One viewer wrote on Variety‘s comments wall, “The Met should charge [Gaga] a big fee for using their property to promote herself. Yeech. Creepy. Women are sluts. Some.”
Porter himself was carried out like some messed-up Cleopatra on a golden stretcher pall-beared by a bunch of atypical gay-looking eye-candy. Rather than pay tribute to the Egyptian goddess in decent face paint, his mug looked like a roided-up rugby player beaten on the field, despite the drag costume jewellery draped across it.
Other stars were just as over-the-top and confusing in their interpretation of camp.
Lady Gaga started out in a pink tent of a gown, matched with an over-sized head bow, then threw this off to reveal a black ball dress in which she feigned looking pregnant, then a pink rip-off of Marilyn Monroe’s frock in Gentlemen Prefer Blondes to, ultimately, a partly see-through bikini with fuck-me boots proudly on display. Stripped down to basics, Gaga looked like a battery-operated bimbo doll whose lithium was running low.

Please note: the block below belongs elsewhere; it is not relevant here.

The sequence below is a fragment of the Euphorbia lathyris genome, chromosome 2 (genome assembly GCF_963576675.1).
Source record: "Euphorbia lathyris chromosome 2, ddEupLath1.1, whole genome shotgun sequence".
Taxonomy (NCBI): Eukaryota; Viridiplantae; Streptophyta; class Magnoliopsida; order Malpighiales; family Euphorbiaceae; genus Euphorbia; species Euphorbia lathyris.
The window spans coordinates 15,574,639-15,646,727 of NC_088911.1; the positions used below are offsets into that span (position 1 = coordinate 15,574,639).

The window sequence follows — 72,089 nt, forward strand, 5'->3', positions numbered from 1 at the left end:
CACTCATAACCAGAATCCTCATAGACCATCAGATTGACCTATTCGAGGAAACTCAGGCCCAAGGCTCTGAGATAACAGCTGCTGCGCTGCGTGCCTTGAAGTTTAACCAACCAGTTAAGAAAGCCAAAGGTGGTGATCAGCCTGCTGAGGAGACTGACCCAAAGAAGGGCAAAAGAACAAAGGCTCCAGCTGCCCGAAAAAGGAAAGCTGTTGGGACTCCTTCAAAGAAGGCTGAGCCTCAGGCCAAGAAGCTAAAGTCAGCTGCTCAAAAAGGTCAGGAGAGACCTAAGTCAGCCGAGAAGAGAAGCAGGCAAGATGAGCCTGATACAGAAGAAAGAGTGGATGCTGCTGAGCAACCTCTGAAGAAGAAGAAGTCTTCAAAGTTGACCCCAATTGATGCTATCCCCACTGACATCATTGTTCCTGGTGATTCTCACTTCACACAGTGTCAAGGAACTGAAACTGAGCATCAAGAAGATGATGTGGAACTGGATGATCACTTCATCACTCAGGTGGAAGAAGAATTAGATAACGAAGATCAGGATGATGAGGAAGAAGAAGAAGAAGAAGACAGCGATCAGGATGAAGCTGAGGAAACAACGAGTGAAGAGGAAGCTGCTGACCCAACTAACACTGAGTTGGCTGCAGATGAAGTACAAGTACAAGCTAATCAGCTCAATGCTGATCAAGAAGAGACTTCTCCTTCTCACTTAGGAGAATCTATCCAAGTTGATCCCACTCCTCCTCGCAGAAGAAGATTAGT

It was enough for any queer fan to be absolutely overwhelmed by, let alone having left most of the world’s straight male contingency wondering, What the fuck do women want from us?
It almost came across as an explosion of feminine sexuality being touted after two years of disciplined and dull man-like dressing post #MeToo and TimesUp.
As for other unsettling looks on the pink carpet, Cardi B donned a blood-red ballgown-come-tent fringed with 30,000 feathers (probably in attempt to overshadow Gaga’s entry); Katy Perry looked like a chandelier, complete with light bulbs drawing attention to her flesh; Rita Ora, J.Lo and Donatella Versace wore flimsy frocks with half their breasts showing; Kylie and Kendall Jenner looked like Vegas showgirls; Janelle Monae decorated her left breast to look like a giant eye; and Nina Dobrev wore a fairy princess-like tulle skirt with her gusset almost showing. Cara Delevingne, meanwhile, took all the colours of the rainbow flag and applied them to her Halloween whore outfit.
It was all a far cry from the dark and dressed-down looks seen on Emmy and Oscar carpets two years running, post #MeToo and TimesUp. In fact, it almost came across as an explosion of feminine sexuality being touted after two years of disciplined and dull man-like dressing.
So, is that what ‘camp’ means to these predominantly heterosexual female stars today? To simply dress like they used to pre-TimesUp – indeed, an over-exaggerated version of this?